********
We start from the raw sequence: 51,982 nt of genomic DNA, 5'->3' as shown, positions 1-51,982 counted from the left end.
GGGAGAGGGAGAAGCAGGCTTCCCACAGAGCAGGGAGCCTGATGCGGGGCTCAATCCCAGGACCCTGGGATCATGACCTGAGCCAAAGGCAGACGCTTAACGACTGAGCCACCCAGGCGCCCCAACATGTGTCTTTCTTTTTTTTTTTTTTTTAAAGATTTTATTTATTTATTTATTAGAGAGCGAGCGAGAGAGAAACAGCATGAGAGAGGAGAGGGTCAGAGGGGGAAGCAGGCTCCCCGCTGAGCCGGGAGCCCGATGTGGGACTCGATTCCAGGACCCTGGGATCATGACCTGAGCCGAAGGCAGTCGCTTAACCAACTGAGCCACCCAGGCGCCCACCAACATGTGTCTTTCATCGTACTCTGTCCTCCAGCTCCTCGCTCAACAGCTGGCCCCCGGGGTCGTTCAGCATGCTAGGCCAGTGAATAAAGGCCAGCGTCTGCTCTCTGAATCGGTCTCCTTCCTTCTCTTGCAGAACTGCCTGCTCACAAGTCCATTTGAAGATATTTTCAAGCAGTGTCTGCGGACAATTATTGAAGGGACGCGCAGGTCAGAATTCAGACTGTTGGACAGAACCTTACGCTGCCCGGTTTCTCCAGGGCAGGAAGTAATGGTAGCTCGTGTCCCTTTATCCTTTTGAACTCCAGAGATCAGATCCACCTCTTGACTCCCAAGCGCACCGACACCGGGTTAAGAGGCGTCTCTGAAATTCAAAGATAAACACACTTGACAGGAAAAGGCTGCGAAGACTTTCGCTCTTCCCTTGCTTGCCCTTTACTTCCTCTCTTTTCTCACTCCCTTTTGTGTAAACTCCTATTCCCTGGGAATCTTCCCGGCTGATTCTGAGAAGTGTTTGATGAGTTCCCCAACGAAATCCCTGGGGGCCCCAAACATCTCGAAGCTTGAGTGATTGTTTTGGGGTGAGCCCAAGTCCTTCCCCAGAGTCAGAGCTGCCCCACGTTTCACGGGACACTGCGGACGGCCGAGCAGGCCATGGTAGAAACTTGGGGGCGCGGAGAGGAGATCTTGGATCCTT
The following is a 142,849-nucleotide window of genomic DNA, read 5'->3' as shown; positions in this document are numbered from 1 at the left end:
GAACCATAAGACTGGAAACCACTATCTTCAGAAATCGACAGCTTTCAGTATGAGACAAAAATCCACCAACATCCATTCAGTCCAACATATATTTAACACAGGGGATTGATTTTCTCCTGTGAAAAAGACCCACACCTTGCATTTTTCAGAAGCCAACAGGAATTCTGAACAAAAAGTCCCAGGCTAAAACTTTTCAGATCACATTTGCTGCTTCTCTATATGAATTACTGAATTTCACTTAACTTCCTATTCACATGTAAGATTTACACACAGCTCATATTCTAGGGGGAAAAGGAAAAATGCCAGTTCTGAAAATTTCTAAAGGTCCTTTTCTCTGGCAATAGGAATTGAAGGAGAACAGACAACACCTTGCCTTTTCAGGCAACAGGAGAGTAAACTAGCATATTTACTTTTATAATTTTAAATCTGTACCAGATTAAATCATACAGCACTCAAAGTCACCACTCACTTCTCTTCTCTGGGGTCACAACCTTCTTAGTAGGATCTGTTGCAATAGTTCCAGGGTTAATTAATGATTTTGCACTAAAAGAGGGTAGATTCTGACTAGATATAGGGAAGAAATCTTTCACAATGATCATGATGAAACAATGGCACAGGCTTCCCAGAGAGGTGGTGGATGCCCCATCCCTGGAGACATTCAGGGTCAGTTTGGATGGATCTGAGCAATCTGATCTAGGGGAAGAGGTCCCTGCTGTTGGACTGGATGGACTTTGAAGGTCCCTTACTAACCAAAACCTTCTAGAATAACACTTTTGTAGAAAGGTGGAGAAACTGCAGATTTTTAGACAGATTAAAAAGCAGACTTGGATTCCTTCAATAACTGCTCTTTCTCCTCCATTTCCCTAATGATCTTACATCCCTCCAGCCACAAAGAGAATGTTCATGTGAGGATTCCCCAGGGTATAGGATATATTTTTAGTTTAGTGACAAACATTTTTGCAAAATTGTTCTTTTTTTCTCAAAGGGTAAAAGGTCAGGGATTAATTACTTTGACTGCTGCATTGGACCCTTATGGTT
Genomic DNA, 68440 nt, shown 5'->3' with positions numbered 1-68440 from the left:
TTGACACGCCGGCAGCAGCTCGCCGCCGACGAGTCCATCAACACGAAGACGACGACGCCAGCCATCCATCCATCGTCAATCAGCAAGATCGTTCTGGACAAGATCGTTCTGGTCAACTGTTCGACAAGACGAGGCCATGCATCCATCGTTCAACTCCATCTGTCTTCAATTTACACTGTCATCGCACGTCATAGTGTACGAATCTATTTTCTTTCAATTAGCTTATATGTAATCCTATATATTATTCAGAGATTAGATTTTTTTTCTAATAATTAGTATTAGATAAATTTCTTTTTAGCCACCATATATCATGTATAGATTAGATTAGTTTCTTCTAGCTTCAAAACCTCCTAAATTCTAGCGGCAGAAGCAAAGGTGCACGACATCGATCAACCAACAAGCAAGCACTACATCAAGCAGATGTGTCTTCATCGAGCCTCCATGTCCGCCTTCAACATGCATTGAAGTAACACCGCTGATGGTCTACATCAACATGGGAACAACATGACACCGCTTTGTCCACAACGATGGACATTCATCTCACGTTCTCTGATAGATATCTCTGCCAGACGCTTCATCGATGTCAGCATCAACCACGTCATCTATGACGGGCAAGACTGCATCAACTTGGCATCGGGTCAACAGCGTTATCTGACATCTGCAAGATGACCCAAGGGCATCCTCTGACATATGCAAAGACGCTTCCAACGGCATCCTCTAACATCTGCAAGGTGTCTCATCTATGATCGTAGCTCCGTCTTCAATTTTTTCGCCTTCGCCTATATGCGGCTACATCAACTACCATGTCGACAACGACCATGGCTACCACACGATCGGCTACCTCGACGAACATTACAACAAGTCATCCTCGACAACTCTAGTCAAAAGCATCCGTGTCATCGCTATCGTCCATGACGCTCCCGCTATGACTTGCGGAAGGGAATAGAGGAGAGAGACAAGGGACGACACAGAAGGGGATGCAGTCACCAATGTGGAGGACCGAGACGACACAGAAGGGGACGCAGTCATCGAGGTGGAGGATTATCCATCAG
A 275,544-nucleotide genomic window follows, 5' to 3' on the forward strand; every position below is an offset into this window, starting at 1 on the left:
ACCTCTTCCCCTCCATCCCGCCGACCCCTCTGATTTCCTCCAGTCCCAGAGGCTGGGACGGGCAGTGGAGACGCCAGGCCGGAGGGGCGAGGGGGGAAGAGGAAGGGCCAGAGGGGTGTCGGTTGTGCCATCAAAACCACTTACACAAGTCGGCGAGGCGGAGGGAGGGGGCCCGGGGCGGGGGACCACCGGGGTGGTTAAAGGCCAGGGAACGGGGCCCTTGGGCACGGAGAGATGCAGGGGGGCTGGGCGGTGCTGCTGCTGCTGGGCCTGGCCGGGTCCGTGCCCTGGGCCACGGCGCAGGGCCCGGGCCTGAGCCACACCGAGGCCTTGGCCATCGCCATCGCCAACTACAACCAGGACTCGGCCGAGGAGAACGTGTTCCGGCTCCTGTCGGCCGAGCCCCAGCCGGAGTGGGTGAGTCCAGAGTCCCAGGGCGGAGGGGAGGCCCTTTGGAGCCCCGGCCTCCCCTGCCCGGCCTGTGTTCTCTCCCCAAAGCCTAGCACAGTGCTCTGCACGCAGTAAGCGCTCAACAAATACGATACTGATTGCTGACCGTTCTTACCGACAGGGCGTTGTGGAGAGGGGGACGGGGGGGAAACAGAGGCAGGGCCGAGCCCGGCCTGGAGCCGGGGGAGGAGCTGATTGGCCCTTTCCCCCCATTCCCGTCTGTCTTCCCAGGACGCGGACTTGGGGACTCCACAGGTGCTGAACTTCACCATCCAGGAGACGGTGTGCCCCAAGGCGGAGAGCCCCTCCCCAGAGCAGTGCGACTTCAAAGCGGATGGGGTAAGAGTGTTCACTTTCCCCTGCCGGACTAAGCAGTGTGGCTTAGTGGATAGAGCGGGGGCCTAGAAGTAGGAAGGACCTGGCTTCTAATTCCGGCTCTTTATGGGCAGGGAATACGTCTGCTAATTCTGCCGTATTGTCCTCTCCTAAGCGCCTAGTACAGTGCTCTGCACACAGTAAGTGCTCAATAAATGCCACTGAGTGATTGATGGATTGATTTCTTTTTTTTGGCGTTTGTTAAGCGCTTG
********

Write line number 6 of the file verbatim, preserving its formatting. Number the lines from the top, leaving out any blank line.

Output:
TTGACACGCCGGCAGCAGCTCGCCGCCGACGAGTCCATCAACACGAAGACGACGACGCCAGCCATCCATCCATCGTCAATCAGCAAGATCGTTCTGGACAAGATCGTTCTGGTCAACTGTTCGACAAGACGAGGCCATGCATCCATCGTTCAACTCCATCTGTCTTCAATTTACACTGTCATCGCACGTCATAGTGTACGAATCTATTTTCTTTCAATTAGCTTATATGTAATCCTATATATTATTCAGAGATTAGATTTTTTTTCTAATAATTAGTATTAGATAAATTTCTTTTTAGCCACCATATATCATGTATAGATTAGATTAGTTTCTTCTAGCTTCAAAACCTCCTAAATTCTAGCGGCAGAAGCAAAGGTGCACGACATCGATCAACCAACAAGCAAGCACTACATCAAGCAGATGTGTCTTCATCGAGCCTCCATGTCCGCCTTCAACATGCATTGAAGTAACACCGCTGATGGTCTACATCAACATGGGAACAACATGACACCGCTTTGTCCACAACGATGGACATTCATCTCACGTTCTCTGATAGATATCTCTGCCAGACGCTTCATCGATGTCAGCATCAACCACGTCATCTATGACGGGCAAGACTGCATCAACTTGGCATCGGGTCAACAGCGTTATCTGACATCTGCAAGATGACCCAAGGGCATCCTCTGACATATGCAAAGACGCTTCCAACGGCATCCTCTAACATCTGCAAGGTGTCTCATCTATGATCGTAGCTCCGTCTTCAATTTTTTCGCCTTCGCCTATATGCGGCTACATCAACTACCATGTCGACAACGACCATGGCTACCACACGATCGGCTACCTCGACGAACATTACAACAAGTCATCCTCGACAACTCTAGTCAAAAGCATCCGTGTCATCGCTATCGTCCATGACGCTCCCGCTATGACTTGCGGAAGGGAATAGAGGAGAGAGACAAGGGACGACACAGAAGGGGATGCAGTCACCAATGTGGAGGACCGAGACGACACAGAAGGGGACGCAGTCATCGAGGTGGAGGATTATCCATCAG